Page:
This has to be some sort of joke, yes? Bismarck introduced the anti socialist laws in 1878, which was primarily aimed at the Social democrat party! If ever a man was under pressure from working class radicalism it was Bismarck! The revolutionary period that preceded Bismarck, which Marx spent a great deal of time describing, frightened the old rulers of Europe, and that threat had direct, material affects. The revolutionary and reformist action of the working classes improved their conditions of existence. I am not denying economic determinism outright, but it seems to me you are a fanatical economic determinists. Men make history!

        “The position you argue is thoroughly subjective and reformist. It basically says, workers are low paid, have poor conditions because capitalists are evil/greedy (choose your adjective) and have to be forced by organised labour to pay higher wages and so on.”

        I suppose we should ask the question why Trade Unions were ever developed in the first place and continue to exist if they serve no purpose? In fact if the economy automatically results in optimum distribution for the continuation of capitalism why the heck do capitalist states need welfare? Why were they ever developed? Surely the right libertarians are correct in your view?

        “In fact, what Marx and Engels argue is that wages are the phenomenal form of the value of labour-power, which like the value of any other commodity is objectively determined by the economic laws of capital.”

        You should be aware that there is more to Trade Union work that wage disputes.

        “Your argument is reformist, because it implies that if only workers were more militant, more organised and so on then their wages would be higher, conditions better.”

        You should be aware that there is more to socialism that quantitative considerations. But even so, if I argue that humanity will have better conditions than capitalism can deliver, even under social democracy, if they move to socialism, then I am no longer a reformist and your argument turns to dust.

        In the 1950’s and 1960’s the US had high top tax rates, high wages share as a % of GDp. Now we have corporate profits at their highest share of GDP and wages at their lowest. The point is that this state of affairs happened over decades of working class defeats. Cause and affect and often years apart.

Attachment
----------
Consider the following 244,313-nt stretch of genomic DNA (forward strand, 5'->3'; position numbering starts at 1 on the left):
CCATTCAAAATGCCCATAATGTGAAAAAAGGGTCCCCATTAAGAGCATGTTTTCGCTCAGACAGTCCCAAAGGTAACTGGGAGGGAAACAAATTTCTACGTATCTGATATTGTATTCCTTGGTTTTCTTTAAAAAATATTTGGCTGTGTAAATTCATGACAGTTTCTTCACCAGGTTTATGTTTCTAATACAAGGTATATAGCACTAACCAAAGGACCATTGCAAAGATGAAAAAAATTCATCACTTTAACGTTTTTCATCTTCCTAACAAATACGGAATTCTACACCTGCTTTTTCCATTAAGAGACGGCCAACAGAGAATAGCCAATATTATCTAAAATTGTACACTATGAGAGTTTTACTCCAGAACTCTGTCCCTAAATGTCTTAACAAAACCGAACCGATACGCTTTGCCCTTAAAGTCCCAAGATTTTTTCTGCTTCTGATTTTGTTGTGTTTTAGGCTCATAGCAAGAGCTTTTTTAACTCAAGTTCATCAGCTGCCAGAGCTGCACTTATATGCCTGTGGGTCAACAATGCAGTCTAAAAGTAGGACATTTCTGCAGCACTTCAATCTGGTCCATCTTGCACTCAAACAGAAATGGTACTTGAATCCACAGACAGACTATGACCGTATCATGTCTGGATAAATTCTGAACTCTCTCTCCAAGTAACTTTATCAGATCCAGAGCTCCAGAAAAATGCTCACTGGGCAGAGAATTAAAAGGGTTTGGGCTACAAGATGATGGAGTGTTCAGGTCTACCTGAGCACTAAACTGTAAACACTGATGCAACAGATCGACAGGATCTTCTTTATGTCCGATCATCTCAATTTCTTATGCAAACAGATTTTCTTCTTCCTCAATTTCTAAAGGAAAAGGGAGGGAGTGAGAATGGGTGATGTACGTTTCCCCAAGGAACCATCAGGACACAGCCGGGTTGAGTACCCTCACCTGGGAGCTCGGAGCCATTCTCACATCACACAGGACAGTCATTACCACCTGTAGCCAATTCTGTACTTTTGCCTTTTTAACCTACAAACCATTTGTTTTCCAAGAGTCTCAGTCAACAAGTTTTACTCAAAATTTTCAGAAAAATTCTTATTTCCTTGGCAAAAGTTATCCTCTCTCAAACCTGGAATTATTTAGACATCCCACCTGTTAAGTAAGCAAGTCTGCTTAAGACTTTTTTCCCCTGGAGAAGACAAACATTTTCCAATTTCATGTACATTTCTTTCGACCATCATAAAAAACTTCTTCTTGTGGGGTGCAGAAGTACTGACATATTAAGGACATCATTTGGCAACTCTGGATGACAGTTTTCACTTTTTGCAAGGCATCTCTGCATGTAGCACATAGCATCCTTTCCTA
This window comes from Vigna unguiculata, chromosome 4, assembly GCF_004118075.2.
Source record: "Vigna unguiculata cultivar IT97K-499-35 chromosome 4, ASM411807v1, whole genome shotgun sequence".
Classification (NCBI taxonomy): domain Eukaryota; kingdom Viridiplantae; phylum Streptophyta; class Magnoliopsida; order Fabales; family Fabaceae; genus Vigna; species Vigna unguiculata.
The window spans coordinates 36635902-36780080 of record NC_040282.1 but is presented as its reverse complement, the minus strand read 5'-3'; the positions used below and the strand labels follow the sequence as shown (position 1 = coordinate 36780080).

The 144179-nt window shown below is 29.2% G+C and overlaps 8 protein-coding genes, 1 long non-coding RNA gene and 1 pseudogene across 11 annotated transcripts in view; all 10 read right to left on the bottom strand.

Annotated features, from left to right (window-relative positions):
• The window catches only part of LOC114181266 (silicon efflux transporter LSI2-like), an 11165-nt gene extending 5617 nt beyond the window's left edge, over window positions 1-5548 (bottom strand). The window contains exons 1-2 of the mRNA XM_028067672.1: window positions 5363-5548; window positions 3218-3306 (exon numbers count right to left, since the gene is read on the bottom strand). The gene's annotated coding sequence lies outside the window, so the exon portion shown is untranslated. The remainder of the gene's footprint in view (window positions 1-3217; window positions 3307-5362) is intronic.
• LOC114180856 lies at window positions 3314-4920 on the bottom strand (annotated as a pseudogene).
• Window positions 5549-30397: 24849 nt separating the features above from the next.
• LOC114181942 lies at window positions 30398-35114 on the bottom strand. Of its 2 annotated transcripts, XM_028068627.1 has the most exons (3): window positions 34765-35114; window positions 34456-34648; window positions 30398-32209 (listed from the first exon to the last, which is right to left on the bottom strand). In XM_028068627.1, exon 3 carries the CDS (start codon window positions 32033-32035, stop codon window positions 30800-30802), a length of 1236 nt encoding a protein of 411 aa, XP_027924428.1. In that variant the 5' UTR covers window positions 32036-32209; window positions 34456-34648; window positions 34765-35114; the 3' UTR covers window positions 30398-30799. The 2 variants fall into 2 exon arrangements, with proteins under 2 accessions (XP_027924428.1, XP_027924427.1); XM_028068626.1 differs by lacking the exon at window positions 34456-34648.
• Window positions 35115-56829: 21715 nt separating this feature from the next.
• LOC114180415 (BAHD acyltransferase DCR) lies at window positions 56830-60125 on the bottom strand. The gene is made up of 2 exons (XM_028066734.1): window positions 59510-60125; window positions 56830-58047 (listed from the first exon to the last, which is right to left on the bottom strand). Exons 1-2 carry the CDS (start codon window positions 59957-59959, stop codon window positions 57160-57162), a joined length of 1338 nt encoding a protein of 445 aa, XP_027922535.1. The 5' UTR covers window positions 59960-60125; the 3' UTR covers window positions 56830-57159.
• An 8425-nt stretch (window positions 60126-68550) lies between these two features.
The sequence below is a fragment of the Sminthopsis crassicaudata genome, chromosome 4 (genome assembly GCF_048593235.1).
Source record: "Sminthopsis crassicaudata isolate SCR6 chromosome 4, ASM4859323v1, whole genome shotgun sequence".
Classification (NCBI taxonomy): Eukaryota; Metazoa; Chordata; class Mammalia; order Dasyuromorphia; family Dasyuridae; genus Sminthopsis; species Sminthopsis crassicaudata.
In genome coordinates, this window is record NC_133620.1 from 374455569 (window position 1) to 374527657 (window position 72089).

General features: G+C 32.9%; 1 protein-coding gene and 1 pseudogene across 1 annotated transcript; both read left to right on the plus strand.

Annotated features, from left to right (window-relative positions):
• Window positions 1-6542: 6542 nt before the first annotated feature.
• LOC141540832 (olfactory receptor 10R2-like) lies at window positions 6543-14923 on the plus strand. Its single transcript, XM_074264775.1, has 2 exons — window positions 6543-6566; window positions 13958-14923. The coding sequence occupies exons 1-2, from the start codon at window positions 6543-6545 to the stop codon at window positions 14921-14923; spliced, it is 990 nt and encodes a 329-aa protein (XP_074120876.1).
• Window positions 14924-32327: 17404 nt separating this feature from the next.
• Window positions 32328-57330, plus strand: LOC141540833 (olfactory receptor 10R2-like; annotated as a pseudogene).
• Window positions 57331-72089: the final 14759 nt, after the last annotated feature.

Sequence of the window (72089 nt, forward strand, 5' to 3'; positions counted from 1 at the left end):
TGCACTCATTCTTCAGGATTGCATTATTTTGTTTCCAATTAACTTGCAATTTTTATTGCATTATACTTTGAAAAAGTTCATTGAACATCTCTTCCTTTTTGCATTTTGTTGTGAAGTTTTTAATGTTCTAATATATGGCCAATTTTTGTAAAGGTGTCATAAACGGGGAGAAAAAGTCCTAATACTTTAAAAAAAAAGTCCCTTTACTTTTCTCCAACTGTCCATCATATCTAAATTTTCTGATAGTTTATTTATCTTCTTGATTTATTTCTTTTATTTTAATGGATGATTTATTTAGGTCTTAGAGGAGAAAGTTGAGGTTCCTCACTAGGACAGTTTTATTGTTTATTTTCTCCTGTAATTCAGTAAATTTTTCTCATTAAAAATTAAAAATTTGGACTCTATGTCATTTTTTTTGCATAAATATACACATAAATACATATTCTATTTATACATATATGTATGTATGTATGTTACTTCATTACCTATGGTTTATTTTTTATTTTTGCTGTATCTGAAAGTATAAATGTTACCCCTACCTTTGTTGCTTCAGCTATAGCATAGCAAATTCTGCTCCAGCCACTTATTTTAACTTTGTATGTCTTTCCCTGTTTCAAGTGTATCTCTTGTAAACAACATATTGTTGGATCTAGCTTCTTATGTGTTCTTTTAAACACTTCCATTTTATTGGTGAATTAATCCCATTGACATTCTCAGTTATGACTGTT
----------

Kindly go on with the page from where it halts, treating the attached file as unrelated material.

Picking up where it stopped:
Tony Blair was still a product of the history of a labour movement and led a party that still had ties to this movement. So his policy spending on the NHS was in light of this history and years of Tory underfunding, in real terms. It formed part of the election pledge.

      • Boffy Says:

        Your confusing Socialism and Social democracy. One involves a replacement of Capitalism, the other involves an acceptance of its continuation, which means at times of crisis workers end up worse off for the benefit of big capital.

        There certainly was an extension of unemployment benefits to workers after the financial crisis to the longer term unemployed, whose benefits would have run out. Of course, the bail-out of GM came with strings, and workers had to pay. That is how social-democracy works!

        “This has to be some sort of joke, yes? Bismarck introduced the anti socialist laws in 1878, which was primarily aimed at the Social democrat party!”

        But, the introduction of National Insurance in Prussia occurred in the 1820’s nearly 60 years before the anti-socialist laws, and nearly 30 years even before the revolutions of 1848. Engels says the idea of a socialist revolution in 1848 was ridiculous with hindsight, because the only place at the time where there was even a working-class of any size was in Britain.

        Bismark did not introduce a Welfare State in Germany under pressure from the working class, because, Marx and Engels opposed such statist methods, as Engels makes clear in his Critique of the Erfurt Programme.

        “Men make history!”

        Absolutely, but they do so by changing the material conditions of their existence, not by accepting the continuation of those conditions and simply negotiating a temporarily higher wage!!!

        “In fact if the economy automatically results in optimum distribution for the continuation of capitalism why the heck do capitalist states need welfare? Why were they ever developed? Surely the right libertarians are correct in your view?”